The Confessions of Young Nero
by Margaret George
“While Nero idealizes the artistic and athletic principles of Greece, his very survival rests on his ability to navigate the sea of vipers that is Rome. The most lethal of all is his own mother, a cold-blooded woman whose singular goal is to control the empire…Nero’s determination to escape her thrall will shape him into the man he was fated to become—an Emperor who became legendary. With impeccable research and captivating prose, The Confessions of Young Nero is the story of a boy’s ruthless ascension to the throne. Detailing his journey from innocent youth to infamous ruler, it is an epic tale of the lengths to which man will go in the ultimate quest for power and survival.”
Because Nero is a minor character in one of my books (Sword of the Gladiatrix) and plays a more impactful role in the upcoming sequel (Song of the Gladiatrix), I was curious to see how George would handle this fascinating and controversial figure. The Confessions of Young Nero is set in the period considered by some historians to be Nero’s “sane” period (even though it included his infamous murder of his mother). His early life, especially under the influence of the philosopher Seneca and other older mentors, showed much promise. As he grew older and more independent, his choice of companions grew more reckless and his actions less excusable. (more…)
Vikings and Goths: A History of Ancient and Medieval Sweden
by Gary Dean Peterson
I have a complicated history with Vikings. Until I wrote Twilight Empress, they were blood-thirsty raiders who raped and raided Europe in the middle ages and “discovered” the New World well before Columbus. Like most people, I developed this attitude based on movies and TV shows and didn’t look too closely at any data that contradicted the stereotype. As I studied more deeply—particularly the Scandinavian influence in the fifth century (pre-Viking Age)—I found a much more interesting history of a complicated society of farmers, traders, warriors, and—of course—raiders. I was also surprised to find that Vikings and Goths were related.
In my studies for Twilight Empress, I learned that the Goths who raided Rome in AD 410, established a kingdom in Spain and southern France, and toppled the last Roman Emperor in 476 were most likely Scandinavians. They probably migrated from their Swedish homeland to Poland in the second century, then to the area north of the Black Sea. The advancing Huns pushed them into the Roman Empire in the fourth and fifth centuries laying the ground work for the “Fall” of Western Rome. (Eastern Rome centered in Constantinople morphed into, what is now known as, the Byzantine Empire and lasted another thousand years.) I used this background in all my books set in the fifth century. (more…)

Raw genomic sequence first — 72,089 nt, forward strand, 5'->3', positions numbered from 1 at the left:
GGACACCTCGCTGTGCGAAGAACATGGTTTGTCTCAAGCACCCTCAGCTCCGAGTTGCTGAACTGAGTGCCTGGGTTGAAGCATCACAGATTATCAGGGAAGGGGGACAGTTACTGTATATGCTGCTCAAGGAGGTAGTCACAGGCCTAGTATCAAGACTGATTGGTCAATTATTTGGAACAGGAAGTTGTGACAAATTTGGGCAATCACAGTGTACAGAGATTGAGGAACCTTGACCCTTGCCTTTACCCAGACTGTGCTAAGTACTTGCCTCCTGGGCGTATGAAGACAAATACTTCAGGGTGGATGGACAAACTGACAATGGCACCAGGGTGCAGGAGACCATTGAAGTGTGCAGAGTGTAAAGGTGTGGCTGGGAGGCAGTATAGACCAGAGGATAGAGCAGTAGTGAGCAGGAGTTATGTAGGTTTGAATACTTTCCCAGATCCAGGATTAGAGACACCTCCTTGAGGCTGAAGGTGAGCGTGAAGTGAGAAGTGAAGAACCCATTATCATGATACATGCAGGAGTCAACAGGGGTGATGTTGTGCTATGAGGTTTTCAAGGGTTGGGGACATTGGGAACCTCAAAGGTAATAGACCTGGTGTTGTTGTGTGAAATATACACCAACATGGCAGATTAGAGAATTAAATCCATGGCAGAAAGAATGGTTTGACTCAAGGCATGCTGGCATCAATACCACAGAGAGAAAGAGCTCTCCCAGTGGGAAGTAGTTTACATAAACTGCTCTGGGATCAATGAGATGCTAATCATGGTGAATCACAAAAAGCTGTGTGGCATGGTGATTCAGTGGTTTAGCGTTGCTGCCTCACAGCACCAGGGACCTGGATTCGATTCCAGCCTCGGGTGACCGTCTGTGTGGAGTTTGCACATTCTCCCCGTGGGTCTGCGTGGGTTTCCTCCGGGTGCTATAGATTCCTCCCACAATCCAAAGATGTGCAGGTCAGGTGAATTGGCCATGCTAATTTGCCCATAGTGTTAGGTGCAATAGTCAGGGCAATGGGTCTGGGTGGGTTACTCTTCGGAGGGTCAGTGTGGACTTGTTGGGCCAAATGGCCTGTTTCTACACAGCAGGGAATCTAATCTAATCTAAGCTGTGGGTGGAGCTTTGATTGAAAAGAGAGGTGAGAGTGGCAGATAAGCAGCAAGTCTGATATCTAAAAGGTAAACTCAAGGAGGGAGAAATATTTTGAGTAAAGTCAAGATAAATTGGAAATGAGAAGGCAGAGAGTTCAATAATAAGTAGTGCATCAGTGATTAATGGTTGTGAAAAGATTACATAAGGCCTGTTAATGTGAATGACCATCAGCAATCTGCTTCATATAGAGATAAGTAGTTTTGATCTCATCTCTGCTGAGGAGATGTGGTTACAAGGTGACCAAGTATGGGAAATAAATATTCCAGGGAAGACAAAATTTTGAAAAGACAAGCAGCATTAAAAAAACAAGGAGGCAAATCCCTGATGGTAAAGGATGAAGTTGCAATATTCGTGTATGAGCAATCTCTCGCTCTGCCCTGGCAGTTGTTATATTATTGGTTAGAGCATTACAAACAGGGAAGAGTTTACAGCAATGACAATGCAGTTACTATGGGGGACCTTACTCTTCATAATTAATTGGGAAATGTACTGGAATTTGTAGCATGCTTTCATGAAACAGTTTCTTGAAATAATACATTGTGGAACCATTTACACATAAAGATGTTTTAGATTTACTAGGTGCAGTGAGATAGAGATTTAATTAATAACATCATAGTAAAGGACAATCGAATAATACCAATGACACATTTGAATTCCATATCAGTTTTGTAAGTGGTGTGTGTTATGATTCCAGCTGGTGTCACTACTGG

A Day at the Pompeii Arena
It’s a sunny day in Pompeii on April 8th in this first year of the reign of Imperator Titus Caesar Vespasianus Augustus (AD 79). The crowds surge toward the amphitheater for the games given by D. Lucretius Stater Valens, a lifelong priest to the cult of the deified Nero Caesar Augustus. The placards pasted on the walls in the forum promise, “ten pairs of gladiators owned by his son D. Lucretius Valens and wild animal hunts, as permitted by law. The seats will be shaded with awnings.” Pompeii’s is the oldest stone amphitheater in the empire. For one hundred-fifty years it has proudly hosted games and religious festivals, but it’s looking dated next to the modern Flavian Amphitheater which will open next year in Rome. The frescoes of gladiatorial combat and beast hunts decorating the walls surrounding the sand are fading, but the patrons come for the blood sports, not the art.
The spectators pass into the open spaces surrounding the arena where merchants and food vendors hawk their wares. The scent of fresh bread, roasted meats, and sour wine waft through the crowd to mingle with the odor of sweat and hair pomade. People look at their wooden tickets and enter the appropriate gate to spread throughout the amphitheater: the front rows reserved for the leading citizens; the middle for the lesser knights and merchants; and the top for the poor, slaves, and women. Some resent the class divisions at the arena. At the chariot races in the hippodrome, it’s open seating (except for the emperor, of course!) and women mix with the men. (more…)